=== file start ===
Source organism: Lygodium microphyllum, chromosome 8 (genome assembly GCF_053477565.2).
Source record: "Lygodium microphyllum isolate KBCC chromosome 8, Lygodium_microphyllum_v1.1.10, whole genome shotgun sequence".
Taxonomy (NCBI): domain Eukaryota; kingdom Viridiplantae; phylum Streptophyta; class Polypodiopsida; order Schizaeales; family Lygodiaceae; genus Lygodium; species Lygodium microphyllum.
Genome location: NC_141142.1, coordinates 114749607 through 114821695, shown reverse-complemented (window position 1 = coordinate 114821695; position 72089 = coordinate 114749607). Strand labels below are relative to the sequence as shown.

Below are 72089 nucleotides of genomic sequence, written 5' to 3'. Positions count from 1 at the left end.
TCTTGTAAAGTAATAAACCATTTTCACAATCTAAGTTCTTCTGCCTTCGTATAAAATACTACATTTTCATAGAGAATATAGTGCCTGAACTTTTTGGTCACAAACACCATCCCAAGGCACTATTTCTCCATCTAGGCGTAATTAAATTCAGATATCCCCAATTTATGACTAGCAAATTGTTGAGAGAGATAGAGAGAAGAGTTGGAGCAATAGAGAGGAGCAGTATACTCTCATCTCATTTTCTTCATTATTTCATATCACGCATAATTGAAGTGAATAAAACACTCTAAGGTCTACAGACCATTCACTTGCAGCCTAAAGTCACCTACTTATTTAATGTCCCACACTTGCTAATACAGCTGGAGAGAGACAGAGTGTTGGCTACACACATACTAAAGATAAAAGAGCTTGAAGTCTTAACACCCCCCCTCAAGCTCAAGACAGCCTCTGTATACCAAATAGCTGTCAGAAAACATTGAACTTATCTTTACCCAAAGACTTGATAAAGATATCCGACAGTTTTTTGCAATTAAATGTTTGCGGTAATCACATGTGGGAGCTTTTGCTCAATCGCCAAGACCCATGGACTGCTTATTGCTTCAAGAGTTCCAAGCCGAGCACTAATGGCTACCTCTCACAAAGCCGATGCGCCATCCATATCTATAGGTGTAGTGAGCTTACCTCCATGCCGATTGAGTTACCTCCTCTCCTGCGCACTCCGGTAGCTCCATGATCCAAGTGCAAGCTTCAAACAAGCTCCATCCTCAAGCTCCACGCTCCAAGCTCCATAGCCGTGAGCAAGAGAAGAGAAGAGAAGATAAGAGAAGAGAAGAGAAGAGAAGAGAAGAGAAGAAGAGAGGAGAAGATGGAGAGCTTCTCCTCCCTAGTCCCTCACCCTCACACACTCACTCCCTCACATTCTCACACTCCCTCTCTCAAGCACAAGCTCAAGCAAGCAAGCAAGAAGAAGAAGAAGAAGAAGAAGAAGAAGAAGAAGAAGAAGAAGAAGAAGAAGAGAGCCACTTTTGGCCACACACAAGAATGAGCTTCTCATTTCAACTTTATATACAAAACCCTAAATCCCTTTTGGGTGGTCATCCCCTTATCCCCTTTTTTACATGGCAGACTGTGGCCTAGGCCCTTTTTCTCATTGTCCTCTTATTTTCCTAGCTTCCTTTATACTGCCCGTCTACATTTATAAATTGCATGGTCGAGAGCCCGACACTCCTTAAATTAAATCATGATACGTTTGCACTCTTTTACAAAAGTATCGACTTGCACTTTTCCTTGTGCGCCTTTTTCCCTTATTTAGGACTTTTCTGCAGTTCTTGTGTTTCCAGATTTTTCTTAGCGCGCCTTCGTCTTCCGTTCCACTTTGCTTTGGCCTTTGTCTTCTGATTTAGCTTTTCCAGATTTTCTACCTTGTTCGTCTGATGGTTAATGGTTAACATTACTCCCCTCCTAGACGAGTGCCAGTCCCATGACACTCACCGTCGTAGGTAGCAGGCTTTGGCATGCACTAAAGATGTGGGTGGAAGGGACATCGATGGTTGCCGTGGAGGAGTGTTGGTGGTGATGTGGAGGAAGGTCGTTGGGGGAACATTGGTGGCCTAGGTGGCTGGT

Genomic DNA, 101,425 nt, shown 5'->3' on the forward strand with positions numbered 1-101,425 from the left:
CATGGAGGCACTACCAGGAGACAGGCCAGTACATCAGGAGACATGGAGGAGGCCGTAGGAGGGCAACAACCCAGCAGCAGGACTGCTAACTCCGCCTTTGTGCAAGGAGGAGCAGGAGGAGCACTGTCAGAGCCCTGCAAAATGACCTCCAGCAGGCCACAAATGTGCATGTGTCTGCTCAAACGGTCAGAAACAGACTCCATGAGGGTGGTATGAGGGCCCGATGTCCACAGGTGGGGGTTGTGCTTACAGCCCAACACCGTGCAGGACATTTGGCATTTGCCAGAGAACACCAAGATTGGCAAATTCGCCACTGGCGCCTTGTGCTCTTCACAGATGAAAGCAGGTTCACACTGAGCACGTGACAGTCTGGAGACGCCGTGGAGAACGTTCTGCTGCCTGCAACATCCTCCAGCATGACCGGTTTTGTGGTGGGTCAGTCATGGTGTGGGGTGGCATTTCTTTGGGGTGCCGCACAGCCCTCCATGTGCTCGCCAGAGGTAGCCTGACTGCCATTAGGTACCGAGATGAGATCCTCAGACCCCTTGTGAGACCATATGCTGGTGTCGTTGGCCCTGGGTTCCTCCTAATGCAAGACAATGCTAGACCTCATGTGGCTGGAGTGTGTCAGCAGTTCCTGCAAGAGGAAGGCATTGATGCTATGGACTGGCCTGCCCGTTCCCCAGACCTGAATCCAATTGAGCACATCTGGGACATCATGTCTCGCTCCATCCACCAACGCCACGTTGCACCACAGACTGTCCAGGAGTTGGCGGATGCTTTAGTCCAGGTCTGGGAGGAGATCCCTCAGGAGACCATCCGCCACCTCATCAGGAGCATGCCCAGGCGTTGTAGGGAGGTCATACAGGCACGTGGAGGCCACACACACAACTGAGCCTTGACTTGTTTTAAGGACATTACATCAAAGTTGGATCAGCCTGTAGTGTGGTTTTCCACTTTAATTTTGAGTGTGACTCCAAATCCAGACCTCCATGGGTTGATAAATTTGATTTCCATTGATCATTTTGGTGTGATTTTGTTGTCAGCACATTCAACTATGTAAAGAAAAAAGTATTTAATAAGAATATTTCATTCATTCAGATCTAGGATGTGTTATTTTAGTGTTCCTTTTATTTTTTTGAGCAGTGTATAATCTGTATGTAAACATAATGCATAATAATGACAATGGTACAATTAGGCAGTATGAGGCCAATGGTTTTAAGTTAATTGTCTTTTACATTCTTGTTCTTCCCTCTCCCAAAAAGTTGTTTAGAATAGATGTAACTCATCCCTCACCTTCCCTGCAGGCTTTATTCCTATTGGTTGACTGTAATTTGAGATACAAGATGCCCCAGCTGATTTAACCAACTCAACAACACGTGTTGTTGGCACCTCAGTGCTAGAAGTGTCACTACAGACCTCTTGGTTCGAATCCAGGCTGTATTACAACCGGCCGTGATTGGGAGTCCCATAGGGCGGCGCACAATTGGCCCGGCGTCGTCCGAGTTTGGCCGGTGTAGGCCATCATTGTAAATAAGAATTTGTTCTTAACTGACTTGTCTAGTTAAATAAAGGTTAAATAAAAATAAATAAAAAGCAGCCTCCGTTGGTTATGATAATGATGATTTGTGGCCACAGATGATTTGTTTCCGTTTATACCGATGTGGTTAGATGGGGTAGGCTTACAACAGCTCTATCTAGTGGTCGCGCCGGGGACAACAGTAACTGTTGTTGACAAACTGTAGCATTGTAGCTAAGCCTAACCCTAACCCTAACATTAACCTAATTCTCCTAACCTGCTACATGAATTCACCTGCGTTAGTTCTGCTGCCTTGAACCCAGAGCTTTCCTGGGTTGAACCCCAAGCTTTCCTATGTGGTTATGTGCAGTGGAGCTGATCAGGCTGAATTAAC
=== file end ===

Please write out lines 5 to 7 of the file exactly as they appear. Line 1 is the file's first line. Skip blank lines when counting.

Below are 72089 nucleotides of genomic sequence, written 5' to 3'. Positions count from 1 at the left end.
TCTTGTAAAGTAATAAACCATTTTCACAATCTAAGTTCTTCTGCCTTCGTATAAAATACTACATTTTCATAGAGAATATAGTGCCTGAACTTTTTGGTCACAAACACCATCCCAAGGCACTATTTCTCCATCTAGGCGTAATTAAATTCAGATATCCCCAATTTATGACTAGCAAATTGTTGAGAGAGATAGAGAGAAGAGTTGGAGCAATAGAGAGGAGCAGTATACTCTCATCTCATTTTCTTCATTATTTCATATCACGCATAATTGAAGTGAATAAAACACTCTAAGGTCTACAGACCATTCACTTGCAGCCTAAAGTCACCTACTTATTTAATGTCCCACACTTGCTAATACAGCTGGAGAGAGACAGAGTGTTGGCTACACACATACTAAAGATAAAAGAGCTTGAAGTCTTAACACCCCCCCTCAAGCTCAAGACAGCCTCTGTATACCAAATAGCTGTCAGAAAACATTGAACTTATCTTTACCCAAAGACTTGATAAAGATATCCGACAGTTTTTTGCAATTAAATGTTTGCGGTAATCACATGTGGGAGCTTTTGCTCAATCGCCAAGACCCATGGACTGCTTATTGCTTCAAGAGTTCCAAGCCGAGCACTAATGGCTACCTCTCACAAAGCCGATGCGCCATCCATATCTATAGGTGTAGTGAGCTTACCTCCATGCCGATTGAGTTACCTCCTCTCCTGCGCACTCCGGTAGCTCCATGATCCAAGTGCAAGCTTCAAACAAGCTCCATCCTCAAGCTCCACGCTCCAAGCTCCATAGCCGTGAGCAAGAGAAGAGAAGAGAAGATAAGAGAAGAGAAGAGAAGAGAAGAGAAGAGAAGAAGAGAGGAGAAGATGGAGAGCTTCTCCTCCCTAGTCCCTCACCCTCACACACTCACTCCCTCACATTCTCACACTCCCTCTCTCAAGCACAAGCTCAAGCAAGCAAGCAAGAAGAAGAAGAAGAAGAAGAAGAAGAAGAAGAAGAAGAAGAAGAAGAAGAAGAGAGCCACTTTTGGCCACACACAAGAATGAGCTTCTCATTTCAACTTTATATACAAAACCCTAAATCCCTTTTGGGTGGTCATCCCCTTATCCCCTTTTTTACATGGCAGACTGTGGCCTAGGCCCTTTTTCTCATTGTCCTCTTATTTTCCTAGCTTCCTTTATACTGCCCGTCTACATTTATAAATTGCATGGTCGAGAGCCCGACACTCCTTAAATTAAATCATGATACGTTTGCACTCTTTTACAAAAGTATCGACTTGCACTTTTCCTTGTGCGCCTTTTTCCCTTATTTAGGACTTTTCTGCAGTTCTTGTGTTTCCAGATTTTTCTTAGCGCGCCTTCGTCTTCCGTTCCACTTTGCTTTGGCCTTTGTCTTCTGATTTAGCTTTTCCAGATTTTCTACCTTGTTCGTCTGATGGTTAATGGTTAACATTACTCCCCTCCTAGACGAGTGCCAGTCCCATGACACTCACCGTCGTAGGTAGCAGGCTTTGGCATGCACTAAAGATGTGGGTGGAAGGGACATCGATGGTTGCCGTGGAGGAGTGTTGGTGGTGATGTGGAGGAAGGTCGTTGGGGGAACATTGGTGGCCTAGGTGGCTGGT

Genomic DNA, 101,425 nt, shown 5'->3' on the forward strand with positions numbered 1-101,425 from the left: